The 42 Competition Form appears to have been created very recently (1989) and is a combat form for competition that combines movements from the traditional Yang, Chen, Sun and Wu styles. Again created by the Chinese Sports Committee in order to standardise the many different competition forms, it was in the 11th Asian Games of 1990 where this form was used for the tai chi rounds.

One variation of Cheng Man-ching’s style of Yang Form is known as Huang Sheng Shyan Form, after its creator of the same name. Huang Sheng-Shyan was born in 1910 and became a disciple of Cheng Man-Ching in 1947 and from this tradition he developed his own tai chi style. Another ‘newbie’ is the Taoist Tai Chi Society Form developed by Moy Lin-Shin in Canada in the 1970s. Moy modified the orthodox Yang style and mixed it with Lok Hup Ba Fa and other internal martial arts but he also went a step further and removed all references to martial arts from his form, creating a ‘pure’ health and meditative method. As far as he was concerned, the competitive nature of tai chi through the martial aspects that was present in other tai chi styles excluded those not physically fit, such as the old or infirm. This is very interesting, as its philosophy makes tai chi available to everyone.

Another Form that I found was The Tchoung Style. This was created by Tchoung Ta-tchen in the twentieth century and is modified from the ‘old Form’ of Yang – the form that pre-dates changes made by Yang Cheng-fu in the 1930s. Tchoung style is more symmetrical but appears to be more complex, it contains 220 moves – an extraordinary amount of moves for tai chi. Tchoung Ta-tchen was an expert in Yang Form, Pakua, tai chi sticks, sword and pushing hands in Taiwan and America.

Just to top it all off there were styles that I found but ran out of time researching such as Dong Yue Combined and the Wudang Forms. A truly bewildering array of styles, sub-styles, variations, combat forms, health forms and so on. This reinforces mine and Gary’s belief that there is no ‘right’ or ‘wrong’ style of tai chi, and no ‘true’ style - or even ‘true’ or ‘authentic’ style of say, Yang Form. While our roots and influences lie in Cheng Man-ching’s Yang style, tai chi is whatever you make it, and it will depend upon the influences of your own instructor that will be the path that you take –the right path, whichever one it is.

Just as a footnote, I am ‘collecting’ form lists as I find them and compiling them in the Form lists section of the website. I’ve got a few new ones to add soon, and if anyone has anything not on this list I would be grateful if they could send it to me!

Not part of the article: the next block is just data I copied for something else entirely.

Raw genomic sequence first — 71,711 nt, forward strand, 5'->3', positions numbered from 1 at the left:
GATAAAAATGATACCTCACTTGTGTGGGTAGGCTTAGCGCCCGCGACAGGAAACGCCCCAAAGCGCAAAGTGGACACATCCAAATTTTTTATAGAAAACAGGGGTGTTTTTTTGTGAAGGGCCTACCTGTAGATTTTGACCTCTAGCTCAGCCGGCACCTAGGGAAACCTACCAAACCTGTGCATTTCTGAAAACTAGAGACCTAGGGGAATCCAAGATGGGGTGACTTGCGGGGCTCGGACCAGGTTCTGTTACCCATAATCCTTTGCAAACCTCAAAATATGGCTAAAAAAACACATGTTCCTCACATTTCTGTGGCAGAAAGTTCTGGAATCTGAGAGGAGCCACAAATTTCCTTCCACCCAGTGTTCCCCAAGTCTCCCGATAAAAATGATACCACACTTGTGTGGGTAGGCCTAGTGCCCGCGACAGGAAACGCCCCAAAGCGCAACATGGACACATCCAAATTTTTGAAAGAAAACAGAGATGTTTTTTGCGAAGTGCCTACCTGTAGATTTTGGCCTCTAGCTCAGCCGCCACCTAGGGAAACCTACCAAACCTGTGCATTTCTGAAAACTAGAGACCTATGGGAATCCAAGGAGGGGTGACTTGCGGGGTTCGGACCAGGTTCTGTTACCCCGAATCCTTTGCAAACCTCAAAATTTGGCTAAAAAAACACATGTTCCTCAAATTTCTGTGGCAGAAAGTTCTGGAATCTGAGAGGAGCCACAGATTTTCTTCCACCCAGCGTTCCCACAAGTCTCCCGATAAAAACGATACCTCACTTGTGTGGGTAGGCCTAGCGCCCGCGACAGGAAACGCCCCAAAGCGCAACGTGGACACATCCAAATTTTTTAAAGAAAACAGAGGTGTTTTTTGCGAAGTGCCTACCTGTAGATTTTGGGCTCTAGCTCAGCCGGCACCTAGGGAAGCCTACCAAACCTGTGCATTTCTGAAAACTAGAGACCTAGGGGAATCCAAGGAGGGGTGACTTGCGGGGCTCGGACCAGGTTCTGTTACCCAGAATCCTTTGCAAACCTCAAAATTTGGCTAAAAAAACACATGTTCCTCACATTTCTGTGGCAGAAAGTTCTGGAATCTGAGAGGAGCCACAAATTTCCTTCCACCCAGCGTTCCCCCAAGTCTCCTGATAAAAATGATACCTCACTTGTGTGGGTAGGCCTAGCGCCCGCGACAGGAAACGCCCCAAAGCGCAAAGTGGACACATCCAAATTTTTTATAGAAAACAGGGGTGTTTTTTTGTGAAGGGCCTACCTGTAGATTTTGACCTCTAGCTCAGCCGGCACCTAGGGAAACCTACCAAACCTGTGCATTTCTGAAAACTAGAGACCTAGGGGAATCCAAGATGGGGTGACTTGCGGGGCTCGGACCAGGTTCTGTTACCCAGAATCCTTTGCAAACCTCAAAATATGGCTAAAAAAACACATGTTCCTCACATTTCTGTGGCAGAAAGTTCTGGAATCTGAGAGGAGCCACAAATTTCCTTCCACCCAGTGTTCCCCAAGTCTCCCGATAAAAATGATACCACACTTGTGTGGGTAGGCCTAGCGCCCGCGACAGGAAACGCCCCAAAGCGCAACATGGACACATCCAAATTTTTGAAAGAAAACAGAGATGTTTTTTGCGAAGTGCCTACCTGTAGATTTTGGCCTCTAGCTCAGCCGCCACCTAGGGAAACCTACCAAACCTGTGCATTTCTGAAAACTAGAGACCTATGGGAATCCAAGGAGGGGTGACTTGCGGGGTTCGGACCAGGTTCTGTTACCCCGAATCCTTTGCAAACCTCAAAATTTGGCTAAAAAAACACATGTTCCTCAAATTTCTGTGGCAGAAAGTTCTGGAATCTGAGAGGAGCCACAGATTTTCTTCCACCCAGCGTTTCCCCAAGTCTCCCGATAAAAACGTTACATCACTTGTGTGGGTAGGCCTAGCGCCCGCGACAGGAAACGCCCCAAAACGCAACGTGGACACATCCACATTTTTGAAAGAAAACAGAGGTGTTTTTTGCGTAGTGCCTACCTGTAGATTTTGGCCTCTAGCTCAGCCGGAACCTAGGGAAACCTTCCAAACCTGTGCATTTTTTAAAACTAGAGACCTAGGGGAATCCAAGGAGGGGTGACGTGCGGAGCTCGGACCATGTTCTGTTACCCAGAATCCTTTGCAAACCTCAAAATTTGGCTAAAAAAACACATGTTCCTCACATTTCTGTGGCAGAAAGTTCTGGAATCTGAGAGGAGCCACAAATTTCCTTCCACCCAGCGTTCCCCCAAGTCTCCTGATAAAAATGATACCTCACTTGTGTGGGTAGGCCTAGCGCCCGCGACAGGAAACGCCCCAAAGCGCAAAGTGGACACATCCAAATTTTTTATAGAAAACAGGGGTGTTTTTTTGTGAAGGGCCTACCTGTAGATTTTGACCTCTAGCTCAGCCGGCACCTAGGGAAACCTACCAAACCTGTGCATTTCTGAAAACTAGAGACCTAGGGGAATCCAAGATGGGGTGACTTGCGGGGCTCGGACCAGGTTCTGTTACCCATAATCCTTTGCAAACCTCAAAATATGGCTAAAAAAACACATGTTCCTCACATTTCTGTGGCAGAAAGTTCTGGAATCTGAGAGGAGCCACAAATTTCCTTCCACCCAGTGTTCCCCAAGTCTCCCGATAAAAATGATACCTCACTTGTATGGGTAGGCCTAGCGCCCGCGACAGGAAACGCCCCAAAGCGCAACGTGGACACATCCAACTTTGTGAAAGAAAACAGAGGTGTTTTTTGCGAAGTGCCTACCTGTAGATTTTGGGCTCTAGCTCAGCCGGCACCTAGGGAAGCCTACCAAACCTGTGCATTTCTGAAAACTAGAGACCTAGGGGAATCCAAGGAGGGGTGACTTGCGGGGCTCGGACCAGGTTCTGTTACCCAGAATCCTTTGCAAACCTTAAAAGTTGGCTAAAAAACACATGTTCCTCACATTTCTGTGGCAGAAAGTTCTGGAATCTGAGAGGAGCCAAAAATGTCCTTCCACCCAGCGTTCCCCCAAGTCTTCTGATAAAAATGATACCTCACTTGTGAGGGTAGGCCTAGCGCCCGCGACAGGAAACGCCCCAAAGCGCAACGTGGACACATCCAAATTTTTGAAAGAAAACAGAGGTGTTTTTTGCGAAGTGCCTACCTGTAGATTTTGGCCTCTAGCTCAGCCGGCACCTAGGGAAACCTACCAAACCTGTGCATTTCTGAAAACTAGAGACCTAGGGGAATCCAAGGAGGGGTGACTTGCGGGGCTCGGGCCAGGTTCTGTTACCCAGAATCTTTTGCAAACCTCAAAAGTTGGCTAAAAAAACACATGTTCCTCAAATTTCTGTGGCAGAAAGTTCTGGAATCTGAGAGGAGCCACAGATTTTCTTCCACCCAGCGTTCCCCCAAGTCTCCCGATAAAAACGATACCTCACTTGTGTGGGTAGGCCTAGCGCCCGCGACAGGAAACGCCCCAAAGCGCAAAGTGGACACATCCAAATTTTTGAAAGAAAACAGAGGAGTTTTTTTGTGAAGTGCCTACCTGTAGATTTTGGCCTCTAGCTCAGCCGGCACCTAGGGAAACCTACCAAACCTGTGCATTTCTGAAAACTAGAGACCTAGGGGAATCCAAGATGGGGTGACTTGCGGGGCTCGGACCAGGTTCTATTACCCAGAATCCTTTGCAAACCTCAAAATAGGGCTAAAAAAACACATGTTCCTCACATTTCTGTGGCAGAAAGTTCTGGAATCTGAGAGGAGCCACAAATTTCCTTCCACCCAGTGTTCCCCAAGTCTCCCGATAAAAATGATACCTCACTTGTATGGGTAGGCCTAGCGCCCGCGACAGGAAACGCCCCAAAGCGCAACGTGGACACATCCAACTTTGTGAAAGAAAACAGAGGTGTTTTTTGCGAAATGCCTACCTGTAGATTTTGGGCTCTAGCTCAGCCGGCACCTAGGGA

Authors's note:
Following this article, I received some constructive feedback from Bela Nemeth, a Hao Style practitioner in Newcastle, Australia. She writes: "I subscribe to your newsletter and have followed with interest your articles on various styles. Because I have a particular interest in Hao style I would respectfully like to point out what seems to be an inexactitude in your lists. The Wu/Hao style is completely unrelated to the popular Wu styles of Wu Ch'ien ch'uan. Wu Yu-Hsiang (same Wu spelling in English, different Chinese characters), was a scholar who was a friend and student of Yang Luchan before Yang went to Peking . He also studied a Chen style and came into possession of manuscripts which he studied and developed his own Wu style. Not needing to teach to earn a living he taught his nephew Li I Yu who passed it on to Hao Wei Zhen. This is the tai chi that was learned by Sun Lutang who created the Sun style. Actually Wu Yuhsiang and Li Yiyu were authors of a large amount of the "Tai chi classics". The Wu/Hao style is internationally recognised as one of the five major styles"


 


Bibliography:
Much of the research for this article was simply trawling the internet and picking up snippets, but the main bibliographical references come from Wikipedia.org – try searching for ‘tai chi form lists’.


 

 
A truly bewildering array of styles, sub-styles, variations, combat forms, health forms and so on. This reinforces mine and Gary’s belief that there is no ‘right’ or ‘wrong’ style of tai chi, and no ‘true’ style - or even ‘true’ or ‘authentic’ style of say, Yang Form.